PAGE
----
›  Opinion 

Who’s to blame for volatility?

Who’s to blame for the volatility seen in 2016? The temptation is to look for scapegoats, or blame it on structural problems, but is this correct? Multiple factors blamed for market swings seen in first four months, Volatility scapegoats include central banks and risk trading strategies and Market patterns haven’t though been exceptional, or unusual...

Article also available in : English EN | français FR

A number of hypotheses have been put forward to explain the huge market swings seen in the first four months of this year, but most can be questioned, says Lukas Daalder, Chief Investment Officer of Robeco Investment Solutions.

“Markets have been pretty volatile since the start of the year and it is tempting to look for scapegoats to explain it all,” he says. “The loss of credibility of central banks and low interest rates, in combination with volatility enhancing trading strategies, probably all have played a role – and could play a very important role in the future. But they simply cannot be blamed for all the volatility we have seen in recent months.”

“Looking at the development of the standard deviation in the MSCI World Index daily changes shows no clear trend change, but rather a normal rise in volatility, following the remarkable low point in volatility reached in 2014. Even if we take the peak in volatility seen during the past six months, it does not rank in the highest 10% measured from 1988.”

Nothing to see here

“Put differently, things may feel very volatile, but history tells us this is nothing out of the ordinary,” adds Daalder, whose multi-asset portfolio maintains a neutral position in equities. “What we have seen is the natural rise in volatility that is connected with the later stages of the recovery in global stocks. On balance, stocks still move higher in this stage, but these gains come at a higher volatility. Range trading is the best option here, buying into the sell-offs and selling into the rallies.”

So is this normal? Yes, says Daalder, though he concedes that markets can be irritatingly bipolar, moving from ‘Sell everything!’ to ‘Buy everything!’ in the same quarter. “We know that volatility is a normal feature of financial markets. We lived through the 2007-2009 crisis and survived the 2000-2002 drawdown, so we are well aware that things can get rocky at times,” he says.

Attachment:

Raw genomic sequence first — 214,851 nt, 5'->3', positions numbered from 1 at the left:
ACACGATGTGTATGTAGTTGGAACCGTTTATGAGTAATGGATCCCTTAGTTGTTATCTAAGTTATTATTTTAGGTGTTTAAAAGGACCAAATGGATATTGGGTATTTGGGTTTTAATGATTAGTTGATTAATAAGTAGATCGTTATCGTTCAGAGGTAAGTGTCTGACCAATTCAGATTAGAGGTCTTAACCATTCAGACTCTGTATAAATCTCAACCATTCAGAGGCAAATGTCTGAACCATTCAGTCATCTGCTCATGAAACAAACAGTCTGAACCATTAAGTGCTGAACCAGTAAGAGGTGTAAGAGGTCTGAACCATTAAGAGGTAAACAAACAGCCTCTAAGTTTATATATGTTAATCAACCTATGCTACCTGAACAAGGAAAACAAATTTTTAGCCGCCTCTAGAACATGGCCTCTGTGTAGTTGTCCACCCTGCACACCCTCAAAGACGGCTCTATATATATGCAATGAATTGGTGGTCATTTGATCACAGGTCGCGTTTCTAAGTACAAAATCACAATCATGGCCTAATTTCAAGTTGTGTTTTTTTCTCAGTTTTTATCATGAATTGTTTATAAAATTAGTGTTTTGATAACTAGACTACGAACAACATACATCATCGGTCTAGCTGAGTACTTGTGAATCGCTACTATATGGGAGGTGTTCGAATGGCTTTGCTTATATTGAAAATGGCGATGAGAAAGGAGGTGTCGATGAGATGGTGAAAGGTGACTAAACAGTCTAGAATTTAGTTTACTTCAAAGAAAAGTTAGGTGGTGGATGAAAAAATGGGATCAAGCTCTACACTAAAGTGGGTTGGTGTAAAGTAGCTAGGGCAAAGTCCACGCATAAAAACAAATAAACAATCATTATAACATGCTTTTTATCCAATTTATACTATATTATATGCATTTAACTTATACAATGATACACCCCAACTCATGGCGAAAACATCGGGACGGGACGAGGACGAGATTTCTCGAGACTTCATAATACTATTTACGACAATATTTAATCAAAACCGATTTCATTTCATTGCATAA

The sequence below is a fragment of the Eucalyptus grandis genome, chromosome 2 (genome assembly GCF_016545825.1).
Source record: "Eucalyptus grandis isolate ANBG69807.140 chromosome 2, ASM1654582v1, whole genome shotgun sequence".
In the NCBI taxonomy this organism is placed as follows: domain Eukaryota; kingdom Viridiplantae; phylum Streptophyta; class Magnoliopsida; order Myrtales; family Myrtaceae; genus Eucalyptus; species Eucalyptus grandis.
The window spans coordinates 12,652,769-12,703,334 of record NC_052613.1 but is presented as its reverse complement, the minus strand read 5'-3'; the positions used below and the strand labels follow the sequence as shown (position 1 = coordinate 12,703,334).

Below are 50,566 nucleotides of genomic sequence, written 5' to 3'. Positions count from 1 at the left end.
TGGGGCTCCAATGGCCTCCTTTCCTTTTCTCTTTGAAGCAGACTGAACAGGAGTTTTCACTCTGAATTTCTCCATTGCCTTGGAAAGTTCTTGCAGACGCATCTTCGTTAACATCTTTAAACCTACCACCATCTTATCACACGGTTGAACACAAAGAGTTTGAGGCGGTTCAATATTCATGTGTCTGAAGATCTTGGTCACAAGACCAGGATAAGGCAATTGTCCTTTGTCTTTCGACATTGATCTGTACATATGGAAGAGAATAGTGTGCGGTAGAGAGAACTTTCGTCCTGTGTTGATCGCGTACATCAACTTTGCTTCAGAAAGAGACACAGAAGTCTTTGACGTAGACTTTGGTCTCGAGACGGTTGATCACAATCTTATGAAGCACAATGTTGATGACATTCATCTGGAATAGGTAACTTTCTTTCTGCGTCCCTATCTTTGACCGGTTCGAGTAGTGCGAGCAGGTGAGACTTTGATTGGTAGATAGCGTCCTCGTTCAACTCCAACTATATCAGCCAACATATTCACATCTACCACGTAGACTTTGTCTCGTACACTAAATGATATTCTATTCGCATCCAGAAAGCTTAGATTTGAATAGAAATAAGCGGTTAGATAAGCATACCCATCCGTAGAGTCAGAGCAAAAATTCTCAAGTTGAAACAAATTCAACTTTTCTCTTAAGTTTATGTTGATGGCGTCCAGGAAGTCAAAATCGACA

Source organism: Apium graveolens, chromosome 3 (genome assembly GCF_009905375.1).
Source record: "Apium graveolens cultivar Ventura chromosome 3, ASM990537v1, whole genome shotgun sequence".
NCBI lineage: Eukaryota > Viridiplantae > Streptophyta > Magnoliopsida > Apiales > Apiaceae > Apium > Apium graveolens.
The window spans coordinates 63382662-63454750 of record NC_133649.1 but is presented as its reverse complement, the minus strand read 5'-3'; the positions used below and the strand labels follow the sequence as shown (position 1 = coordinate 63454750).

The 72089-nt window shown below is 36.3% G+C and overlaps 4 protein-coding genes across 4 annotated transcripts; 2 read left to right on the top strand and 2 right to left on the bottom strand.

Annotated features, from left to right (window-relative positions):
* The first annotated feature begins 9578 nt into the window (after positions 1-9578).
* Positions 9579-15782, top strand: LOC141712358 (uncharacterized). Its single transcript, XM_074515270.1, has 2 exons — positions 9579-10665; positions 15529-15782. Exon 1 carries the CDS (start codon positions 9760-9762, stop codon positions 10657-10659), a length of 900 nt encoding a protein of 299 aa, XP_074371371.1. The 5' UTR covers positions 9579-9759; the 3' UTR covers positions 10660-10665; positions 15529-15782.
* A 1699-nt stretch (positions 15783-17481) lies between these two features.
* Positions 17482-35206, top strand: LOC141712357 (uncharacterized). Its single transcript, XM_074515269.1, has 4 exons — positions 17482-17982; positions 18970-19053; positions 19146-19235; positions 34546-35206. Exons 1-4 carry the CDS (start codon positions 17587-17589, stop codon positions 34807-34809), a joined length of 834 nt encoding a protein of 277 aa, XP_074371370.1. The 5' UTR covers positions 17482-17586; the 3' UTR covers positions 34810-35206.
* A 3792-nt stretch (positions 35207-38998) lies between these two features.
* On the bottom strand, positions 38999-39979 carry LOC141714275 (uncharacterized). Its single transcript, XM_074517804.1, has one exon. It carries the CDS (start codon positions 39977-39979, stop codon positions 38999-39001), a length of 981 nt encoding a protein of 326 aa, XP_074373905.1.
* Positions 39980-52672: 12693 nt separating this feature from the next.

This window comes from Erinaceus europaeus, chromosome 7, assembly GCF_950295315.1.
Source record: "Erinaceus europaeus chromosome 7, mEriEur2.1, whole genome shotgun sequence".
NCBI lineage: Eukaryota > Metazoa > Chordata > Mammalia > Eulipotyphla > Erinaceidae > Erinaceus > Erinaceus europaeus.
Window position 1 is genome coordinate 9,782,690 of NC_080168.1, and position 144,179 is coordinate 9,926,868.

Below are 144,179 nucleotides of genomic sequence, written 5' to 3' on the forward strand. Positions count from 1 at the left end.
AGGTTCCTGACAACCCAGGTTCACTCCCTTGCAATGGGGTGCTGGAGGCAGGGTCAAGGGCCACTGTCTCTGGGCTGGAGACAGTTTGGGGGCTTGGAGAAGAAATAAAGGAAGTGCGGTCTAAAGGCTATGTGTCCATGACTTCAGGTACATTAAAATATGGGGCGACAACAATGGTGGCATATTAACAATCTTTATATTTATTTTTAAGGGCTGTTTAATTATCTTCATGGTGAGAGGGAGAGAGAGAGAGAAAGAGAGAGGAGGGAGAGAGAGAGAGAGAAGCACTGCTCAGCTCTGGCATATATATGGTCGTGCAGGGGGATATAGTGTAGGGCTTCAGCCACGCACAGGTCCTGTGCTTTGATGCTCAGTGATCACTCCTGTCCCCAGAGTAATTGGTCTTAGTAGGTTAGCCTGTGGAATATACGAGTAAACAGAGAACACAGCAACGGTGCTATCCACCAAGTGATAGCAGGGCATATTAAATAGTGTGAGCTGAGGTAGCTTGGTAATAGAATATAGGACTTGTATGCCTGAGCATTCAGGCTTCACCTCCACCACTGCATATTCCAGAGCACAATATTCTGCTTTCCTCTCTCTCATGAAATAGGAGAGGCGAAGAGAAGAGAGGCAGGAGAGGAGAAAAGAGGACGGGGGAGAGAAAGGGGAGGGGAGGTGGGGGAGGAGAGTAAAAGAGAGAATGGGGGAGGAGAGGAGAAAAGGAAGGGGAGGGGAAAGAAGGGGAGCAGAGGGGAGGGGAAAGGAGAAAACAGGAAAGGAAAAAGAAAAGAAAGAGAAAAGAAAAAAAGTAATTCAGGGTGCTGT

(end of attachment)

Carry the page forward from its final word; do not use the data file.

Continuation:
“The thing that we are questioning here is the fact that we continually seem to go from an ‘end-of-the-world’ kind of market to a ‘move-along-nothing-to-see-here’ trading environment in just a matter of weeks. Is this just business as normal (in the later stages of a bull market), or are there arguments to suspect that there are other, more structural elements at work?”

Five reasons to be cheerful

It is the former, says Daalder, who says there are six principle arguments for periods of higher volatility, none of which are structural:

1. More uncertainty in the underlying macro data: In fact, the evidence shows that GDP data has been a lot less volatile over the past four quarters when compared to the past. And the Citi Surprise index, which tracks the deviation between data releases and consensus expectations, has not seen large swings.

2. Low interest rates: Weird things happen in theory when interest rates drop to zero or below that. But the data does not show a correlation between low rates and lower or more volatile stock market returns, and when company earnings prospects are included, the impact of rates is pretty hard to prove.

3. Weakening central bank power: If markets start to question the effectiveness of monetary policy, it is reasonable to think this will lead to structurally higher volatility. However, the fact that the current policy mix is becoming less effective should not be mistaken for signaling the end of the strong force that central banks can still exert.

4. Riskier trading strategies: The rise of strategies such as Value at Risk (VaR) or momentum trading, can indeed amplify risk that was already in the market. But this is a phenomenon observed more in sovereign bonds rather than in naturally more volatile equities. And these strategies comprise less than 1% of the total investment market.

5. Increased ‘risk-off’ regulation: Declining stock markets can induce pension funds to reduce risk to meet regulatory requirements, for example by selling stocks into an already depressed market. Although this can play a role in a longer-term perspective, it is less likely to have caused the swings seen in the first four months of this year.

Don’t sell in May, don’t go away

Concluding, Daalder says that while it is impossible to remove often irrational sentiment from the market, the old adage of ‘Sell in May and go away’ is no more applicable in this month than it apparently was in January. “When worldwide stocks ended the first week of 2016 down by more than 6%, the ‘this-will-be-a-lost-year’ commentaries came in early. In fact, ’Sell everything!’ was the key takeaway,” he says.

“It wasn’t until rumors of an oil production cut by OPEC finally managed to break the downward spiral of the price of a barrel of oil that sentiment shifted. From then on, ‘Buy everything!’ was the name of the game, and most, if not all, of the losses were reversed in the weeks that followed. In fact, if you had missed the first four months, you might draw the conclusion that 2016 has been a pretty uneventful year so far…”

Lukas Daalder , May 27

Article also available in : English EN | français FR

Share
Send by email Email
Viadeo Viadeo

Focus

Opinion Time to Move into Credit

Investors around the world face a dilemma of where to turn in today’s environment of low, or in some cases even negative, bond yields. Roughly 75% of the entire Japanese and German sovereign bond market is now trading at negative yields*. As a consequence investors are (...)

© Next Finance 2006 - 2016 - All rights reserved